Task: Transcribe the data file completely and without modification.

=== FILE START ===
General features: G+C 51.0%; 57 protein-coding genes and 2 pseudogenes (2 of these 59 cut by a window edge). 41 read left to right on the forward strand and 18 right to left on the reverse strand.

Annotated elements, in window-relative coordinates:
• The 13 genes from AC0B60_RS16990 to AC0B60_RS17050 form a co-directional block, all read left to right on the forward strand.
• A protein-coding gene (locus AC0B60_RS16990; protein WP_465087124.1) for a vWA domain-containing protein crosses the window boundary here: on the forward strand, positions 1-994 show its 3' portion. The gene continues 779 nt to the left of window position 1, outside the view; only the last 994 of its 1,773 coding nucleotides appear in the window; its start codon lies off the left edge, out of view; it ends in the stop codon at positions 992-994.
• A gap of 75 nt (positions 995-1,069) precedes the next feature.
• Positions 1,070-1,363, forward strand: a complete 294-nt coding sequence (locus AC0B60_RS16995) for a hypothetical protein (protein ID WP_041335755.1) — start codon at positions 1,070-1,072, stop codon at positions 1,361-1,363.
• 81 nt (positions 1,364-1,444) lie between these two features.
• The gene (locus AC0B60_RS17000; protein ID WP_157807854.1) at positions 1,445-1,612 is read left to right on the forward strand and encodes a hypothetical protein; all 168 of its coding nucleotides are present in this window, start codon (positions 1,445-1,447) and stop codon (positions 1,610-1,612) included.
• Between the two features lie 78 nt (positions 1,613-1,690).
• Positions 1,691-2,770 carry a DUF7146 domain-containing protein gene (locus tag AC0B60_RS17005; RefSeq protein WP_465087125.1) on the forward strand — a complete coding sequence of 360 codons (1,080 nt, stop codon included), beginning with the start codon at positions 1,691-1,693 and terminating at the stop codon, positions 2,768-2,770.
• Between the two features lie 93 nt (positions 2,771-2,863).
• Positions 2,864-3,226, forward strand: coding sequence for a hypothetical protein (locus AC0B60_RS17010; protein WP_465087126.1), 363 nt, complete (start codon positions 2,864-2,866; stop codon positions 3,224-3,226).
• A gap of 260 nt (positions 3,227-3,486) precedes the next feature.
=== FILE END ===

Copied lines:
General features: G+C 51.0%; 57 protein-coding genes and 2 pseudogenes (2 of these 59 cut by a window edge). 41 read left to right on the forward strand and 18 right to left on the reverse strand.

Annotated elements, in window-relative coordinates:
• The 13 genes from AC0B60_RS16990 to AC0B60_RS17050 form a co-directional block, all read left to right on the forward strand.
• A protein-coding gene (locus AC0B60_RS16990; protein WP_465087124.1) for a vWA domain-containing protein crosses the window boundary here: on the forward strand, positions 1-994 show its 3' portion. The gene continues 779 nt to the left of window position 1, outside the view; only the last 994 of its 1,773 coding nucleotides appear in the window; its start codon lies off the left edge, out of view; it ends in the stop codon at positions 992-994.
• A gap of 75 nt (positions 995-1,069) precedes the next feature.
• Positions 1,070-1,363, forward strand: a complete 294-nt coding sequence (locus AC0B60_RS16995) for a hypothetical protein (protein ID WP_041335755.1) — start codon at positions 1,070-1,072, stop codon at positions 1,361-1,363.
• 81 nt (positions 1,364-1,444) lie between these two features.
• The gene (locus AC0B60_RS17000; protein ID WP_157807854.1) at positions 1,445-1,612 is read left to right on the forward strand and encodes a hypothetical protein; all 168 of its coding nucleotides are present in this window, start codon (positions 1,445-1,447) and stop codon (positions 1,610-1,612) included.
• Between the two features lie 78 nt (positions 1,613-1,690).
• Positions 1,691-2,770 carry a DUF7146 domain-containing protein gene (locus tag AC0B60_RS17005; RefSeq protein WP_465087125.1) on the forward strand — a complete coding sequence of 360 codons (1,080 nt, stop codon included), beginning with the start codon at positions 1,691-1,693 and terminating at the stop codon, positions 2,768-2,770.
• Between the two features lie 93 nt (positions 2,771-2,863).
• Positions 2,864-3,226, forward strand: coding sequence for a hypothetical protein (locus AC0B60_RS17010; protein WP_465087126.1), 363 nt, complete (start codon positions 2,864-2,866; stop codon positions 3,224-3,226).
• A gap of 260 nt (positions 3,227-3,486) precedes the next feature.